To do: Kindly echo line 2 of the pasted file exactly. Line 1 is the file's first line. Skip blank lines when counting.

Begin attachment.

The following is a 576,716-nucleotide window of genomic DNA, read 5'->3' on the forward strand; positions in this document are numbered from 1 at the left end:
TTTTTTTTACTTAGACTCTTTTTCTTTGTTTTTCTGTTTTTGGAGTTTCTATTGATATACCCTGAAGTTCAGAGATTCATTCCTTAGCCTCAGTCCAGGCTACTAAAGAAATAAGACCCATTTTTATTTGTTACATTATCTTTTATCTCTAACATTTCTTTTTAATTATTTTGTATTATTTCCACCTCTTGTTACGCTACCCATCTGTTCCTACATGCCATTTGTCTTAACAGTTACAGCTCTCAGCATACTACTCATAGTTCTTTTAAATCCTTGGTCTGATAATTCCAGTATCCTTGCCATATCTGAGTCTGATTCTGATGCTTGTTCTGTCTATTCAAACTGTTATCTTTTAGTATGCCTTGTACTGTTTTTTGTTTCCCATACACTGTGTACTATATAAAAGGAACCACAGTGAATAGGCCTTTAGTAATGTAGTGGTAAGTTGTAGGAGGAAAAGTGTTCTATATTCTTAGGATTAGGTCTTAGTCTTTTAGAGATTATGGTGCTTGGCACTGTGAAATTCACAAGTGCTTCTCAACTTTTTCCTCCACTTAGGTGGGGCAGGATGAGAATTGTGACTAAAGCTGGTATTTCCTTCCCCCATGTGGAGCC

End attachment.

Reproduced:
TTTTTTTTACTTAGACTCTTTTTCTTTGTTTTTCTGTTTTTGGAGTTTCTATTGATATACCCTGAAGTTCAGAGATTCATTCCTTAGCCTCAGTCCAGGCTACTAAAGAAATAAGACCCATTTTTATTTGTTACATTATCTTTTATCTCTAACATTTCTTTTTAATTATTTTGTATTATTTCCACCTCTTGTTACGCTACCCATCTGTTCCTACATGCCATTTGTCTTAACAGTTACAGCTCTCAGCATACTACTCATAGTTCTTTTAAATCCTTGGTCTGATAATTCCAGTATCCTTGCCATATCTGAGTCTGATTCTGATGCTTGTTCTGTCTATTCAAACTGTTATCTTTTAGTATGCCTTGTACTGTTTTTTGTTTCCCATACACTGTGTACTATATAAAAGGAACCACAGTGAATAGGCCTTTAGTAATGTAGTGGTAAGTTGTAGGAGGAAAAGTGTTCTATATTCTTAGGATTAGGTCTTAGTCTTTTAGAGATTATGGTGCTTGGCACTGTGAAATTCACAAGTGCTTCTCAACTTTTTCCTCCACTTAGGTGGGGCAGGATGAGAATTGTGACTAAAGCTGGTATTTCCTTCCCCCATGTGGAGCC